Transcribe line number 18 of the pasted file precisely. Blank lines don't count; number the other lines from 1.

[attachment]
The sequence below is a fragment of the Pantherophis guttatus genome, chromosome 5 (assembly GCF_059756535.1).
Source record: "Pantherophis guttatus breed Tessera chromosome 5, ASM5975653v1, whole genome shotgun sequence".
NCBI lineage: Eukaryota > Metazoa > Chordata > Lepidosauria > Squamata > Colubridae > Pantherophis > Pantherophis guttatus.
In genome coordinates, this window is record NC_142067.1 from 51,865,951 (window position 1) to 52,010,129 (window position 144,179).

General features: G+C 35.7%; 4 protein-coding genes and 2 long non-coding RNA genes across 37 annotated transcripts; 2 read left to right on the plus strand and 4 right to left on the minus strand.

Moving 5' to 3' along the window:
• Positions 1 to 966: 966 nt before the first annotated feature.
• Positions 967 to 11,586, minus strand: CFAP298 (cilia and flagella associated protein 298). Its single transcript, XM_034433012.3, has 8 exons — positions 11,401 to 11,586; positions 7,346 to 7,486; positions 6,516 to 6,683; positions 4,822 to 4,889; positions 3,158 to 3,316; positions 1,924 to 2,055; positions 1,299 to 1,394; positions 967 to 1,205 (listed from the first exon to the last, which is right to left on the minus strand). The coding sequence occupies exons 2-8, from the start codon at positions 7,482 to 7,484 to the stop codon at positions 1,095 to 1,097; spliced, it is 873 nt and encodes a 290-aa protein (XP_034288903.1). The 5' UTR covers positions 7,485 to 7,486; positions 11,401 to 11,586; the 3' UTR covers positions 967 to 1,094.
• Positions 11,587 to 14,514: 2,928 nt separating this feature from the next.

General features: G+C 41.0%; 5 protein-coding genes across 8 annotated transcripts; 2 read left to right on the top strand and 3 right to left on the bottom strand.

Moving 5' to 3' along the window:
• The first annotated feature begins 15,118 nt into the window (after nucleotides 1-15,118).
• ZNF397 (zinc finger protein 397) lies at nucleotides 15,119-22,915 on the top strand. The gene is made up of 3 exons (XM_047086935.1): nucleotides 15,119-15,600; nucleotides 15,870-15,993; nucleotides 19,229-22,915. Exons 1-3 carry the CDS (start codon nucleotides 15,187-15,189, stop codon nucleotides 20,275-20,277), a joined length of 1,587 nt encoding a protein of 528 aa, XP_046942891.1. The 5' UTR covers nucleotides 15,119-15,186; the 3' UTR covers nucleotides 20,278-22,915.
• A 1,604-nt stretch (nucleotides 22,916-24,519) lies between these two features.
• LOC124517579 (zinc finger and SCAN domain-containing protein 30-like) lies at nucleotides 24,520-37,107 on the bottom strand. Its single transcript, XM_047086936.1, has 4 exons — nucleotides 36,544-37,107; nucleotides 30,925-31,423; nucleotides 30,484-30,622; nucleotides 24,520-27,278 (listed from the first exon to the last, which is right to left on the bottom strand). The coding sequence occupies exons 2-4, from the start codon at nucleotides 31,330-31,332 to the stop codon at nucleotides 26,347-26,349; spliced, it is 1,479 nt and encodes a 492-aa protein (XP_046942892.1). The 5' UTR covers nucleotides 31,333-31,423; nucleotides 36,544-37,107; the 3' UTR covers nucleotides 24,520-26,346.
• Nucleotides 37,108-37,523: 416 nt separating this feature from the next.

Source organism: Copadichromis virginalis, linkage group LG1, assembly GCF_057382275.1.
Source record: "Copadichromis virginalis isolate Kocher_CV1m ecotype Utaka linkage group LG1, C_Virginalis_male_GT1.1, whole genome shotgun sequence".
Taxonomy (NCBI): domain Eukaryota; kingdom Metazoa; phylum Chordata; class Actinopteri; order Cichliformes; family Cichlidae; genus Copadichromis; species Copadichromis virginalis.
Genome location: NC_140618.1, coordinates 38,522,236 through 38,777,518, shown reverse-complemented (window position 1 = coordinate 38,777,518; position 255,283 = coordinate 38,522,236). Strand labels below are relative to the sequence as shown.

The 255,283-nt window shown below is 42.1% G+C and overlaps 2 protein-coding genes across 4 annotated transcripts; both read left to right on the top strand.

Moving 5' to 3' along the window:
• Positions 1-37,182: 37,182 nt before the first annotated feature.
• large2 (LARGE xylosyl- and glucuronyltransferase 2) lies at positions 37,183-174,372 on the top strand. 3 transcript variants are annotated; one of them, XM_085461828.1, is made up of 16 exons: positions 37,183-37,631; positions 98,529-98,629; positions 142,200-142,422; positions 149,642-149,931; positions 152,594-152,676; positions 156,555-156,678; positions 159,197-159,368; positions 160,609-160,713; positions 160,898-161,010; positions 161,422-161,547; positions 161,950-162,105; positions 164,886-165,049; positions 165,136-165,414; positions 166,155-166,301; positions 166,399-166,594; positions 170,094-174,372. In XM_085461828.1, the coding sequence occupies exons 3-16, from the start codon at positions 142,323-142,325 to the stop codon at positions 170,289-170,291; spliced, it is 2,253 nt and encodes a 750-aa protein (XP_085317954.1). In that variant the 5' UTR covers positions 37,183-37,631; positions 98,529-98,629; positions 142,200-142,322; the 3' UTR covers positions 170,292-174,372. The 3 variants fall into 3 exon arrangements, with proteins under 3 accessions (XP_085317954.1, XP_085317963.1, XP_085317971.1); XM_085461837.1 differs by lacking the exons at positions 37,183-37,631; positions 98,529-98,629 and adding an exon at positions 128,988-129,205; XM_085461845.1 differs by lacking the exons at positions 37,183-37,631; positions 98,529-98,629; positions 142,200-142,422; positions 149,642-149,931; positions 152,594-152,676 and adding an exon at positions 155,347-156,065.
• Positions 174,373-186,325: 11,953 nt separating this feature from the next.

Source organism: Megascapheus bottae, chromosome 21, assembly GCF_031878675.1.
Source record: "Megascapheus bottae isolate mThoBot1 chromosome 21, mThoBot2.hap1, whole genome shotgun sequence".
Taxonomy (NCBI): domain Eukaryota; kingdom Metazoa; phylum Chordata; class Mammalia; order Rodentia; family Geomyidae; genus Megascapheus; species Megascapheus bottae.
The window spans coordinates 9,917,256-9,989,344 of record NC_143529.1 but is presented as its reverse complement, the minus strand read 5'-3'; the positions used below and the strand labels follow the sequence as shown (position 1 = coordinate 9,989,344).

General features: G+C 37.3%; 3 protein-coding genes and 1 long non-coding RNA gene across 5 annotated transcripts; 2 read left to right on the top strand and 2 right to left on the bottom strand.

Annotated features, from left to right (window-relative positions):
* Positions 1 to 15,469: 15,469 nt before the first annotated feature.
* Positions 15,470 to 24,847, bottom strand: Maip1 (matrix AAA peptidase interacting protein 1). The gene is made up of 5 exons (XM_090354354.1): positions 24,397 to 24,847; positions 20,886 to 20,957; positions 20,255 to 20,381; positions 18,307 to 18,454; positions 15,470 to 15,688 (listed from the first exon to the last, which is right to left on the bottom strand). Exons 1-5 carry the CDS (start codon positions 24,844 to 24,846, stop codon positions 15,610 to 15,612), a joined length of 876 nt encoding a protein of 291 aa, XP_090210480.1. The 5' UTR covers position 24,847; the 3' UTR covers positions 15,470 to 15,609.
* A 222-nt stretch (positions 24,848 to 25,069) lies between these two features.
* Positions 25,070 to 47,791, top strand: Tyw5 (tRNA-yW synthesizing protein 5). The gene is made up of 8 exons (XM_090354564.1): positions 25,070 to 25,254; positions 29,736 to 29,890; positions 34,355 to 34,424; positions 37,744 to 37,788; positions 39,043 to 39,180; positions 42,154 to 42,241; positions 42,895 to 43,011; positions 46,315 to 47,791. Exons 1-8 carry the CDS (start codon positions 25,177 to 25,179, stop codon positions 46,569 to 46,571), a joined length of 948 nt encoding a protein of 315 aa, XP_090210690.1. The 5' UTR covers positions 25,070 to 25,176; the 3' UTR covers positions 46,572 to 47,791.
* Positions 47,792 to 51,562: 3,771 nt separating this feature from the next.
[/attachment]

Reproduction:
Source record: "Copadichromis virginalis isolate Kocher_CV1m ecotype Utaka linkage group LG1, C_Virginalis_male_GT1.1, whole genome shotgun sequence".